The Daily Show isn’t nearly so fake as it seems

On tour around the U.S. while promoting his new book, The World Is Flat: A Brief History of the Twenty-first Century, Thomas L. Friedman of The New York Times found something he didn’t expect:

…many educated people seem to be getting their news from Comedy Central. Say what? As any author will tell you, the best TV book shows to be on have long been Don Imus, Charlie Rose, C‑Span, Tim Russert on CNBC, “Today,” Oprah and selected programs on CNN, Fox and MSNBC. They are all still huge. But what was new for me on this tour was the number of people who also mentioned getting their news from Jon Stewart’s truly funny news satire, “The Daily Show.” And I am not just talking about college kids. I am talking about grandmas. Just how many people are now getting their only TV news from Comedy Central is not clear to me — but it is a lot, lot more than you think.
This kind of “shock” is being expressed more and more, and much has been written about what will happen to our poor children if they’re raised on news from a comedy program.

The Daily Show with Jon Stewart is a symbiote that feeds off its host. It’s a caricature of television news, which has — during the last decade or so — become a caricature of itself. That the program is a huge success is no surprise to me, and I’ve felt that way from the beginning. The program’s writers and producers — and certainly Stewart himself — use the preconceptions of TV news that exist in the minds of viewers as a vehicle to communicate current events. It’s funny as hell, but beneath it all is an honest portrayal.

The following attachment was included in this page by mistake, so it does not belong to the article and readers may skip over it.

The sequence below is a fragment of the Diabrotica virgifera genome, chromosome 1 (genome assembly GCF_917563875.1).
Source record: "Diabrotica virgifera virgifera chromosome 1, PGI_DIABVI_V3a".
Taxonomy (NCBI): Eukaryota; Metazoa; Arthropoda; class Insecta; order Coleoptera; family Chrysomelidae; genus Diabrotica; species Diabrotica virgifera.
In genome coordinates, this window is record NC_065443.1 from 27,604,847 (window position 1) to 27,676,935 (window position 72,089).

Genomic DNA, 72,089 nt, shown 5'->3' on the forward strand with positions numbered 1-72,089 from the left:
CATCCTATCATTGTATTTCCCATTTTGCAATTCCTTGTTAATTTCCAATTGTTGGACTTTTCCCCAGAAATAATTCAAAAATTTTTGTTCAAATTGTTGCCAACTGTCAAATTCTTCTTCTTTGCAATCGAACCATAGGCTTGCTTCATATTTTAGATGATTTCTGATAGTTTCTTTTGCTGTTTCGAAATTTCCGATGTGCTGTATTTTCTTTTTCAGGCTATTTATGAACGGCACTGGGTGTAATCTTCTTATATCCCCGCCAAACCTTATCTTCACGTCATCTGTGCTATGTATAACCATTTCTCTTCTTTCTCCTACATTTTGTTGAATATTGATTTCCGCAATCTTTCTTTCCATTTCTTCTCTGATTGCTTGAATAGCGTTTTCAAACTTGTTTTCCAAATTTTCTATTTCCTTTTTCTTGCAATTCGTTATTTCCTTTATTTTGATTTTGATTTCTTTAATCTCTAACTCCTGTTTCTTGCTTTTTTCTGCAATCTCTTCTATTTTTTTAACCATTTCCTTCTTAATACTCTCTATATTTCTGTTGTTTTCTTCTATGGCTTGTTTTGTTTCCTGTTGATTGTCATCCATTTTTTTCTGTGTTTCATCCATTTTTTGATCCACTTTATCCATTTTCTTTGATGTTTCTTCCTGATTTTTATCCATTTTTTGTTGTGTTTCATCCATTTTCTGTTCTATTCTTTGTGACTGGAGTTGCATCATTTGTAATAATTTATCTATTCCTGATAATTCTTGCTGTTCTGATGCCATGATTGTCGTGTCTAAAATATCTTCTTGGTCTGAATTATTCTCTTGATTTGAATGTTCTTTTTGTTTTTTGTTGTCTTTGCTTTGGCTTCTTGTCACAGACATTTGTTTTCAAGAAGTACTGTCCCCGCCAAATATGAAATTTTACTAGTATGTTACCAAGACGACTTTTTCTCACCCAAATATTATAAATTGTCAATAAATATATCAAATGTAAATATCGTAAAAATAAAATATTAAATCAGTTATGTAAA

In their groundbreaking book, Positioning: The Battle for Your Mind, Ries and Trout wrote that the trick to mass marketing is to enter the mind at a place that already exists. That’s where you plant your message. Jimi Hendrix once said, “When people are into my music, I can tell them anything.” Whether deliberate or otherwise, this is what makes The Daily Show so effective, and it’s a point most people miss.

What makes the program funny is the reality of the caricature. It’s right there in front of us every night on the evening news. What we fail to see is that people have known all about the blue smoke and mirrors, the hype and the teasing, the stupid questions and the meaningless liveshots, the blood and guts emphasis, and the egos of anchors for a long time. They see through it all, yet we behave as if they don’t. That’s what makes The Daily Show successful. Take away the caricature, and the show would fade into the distance.

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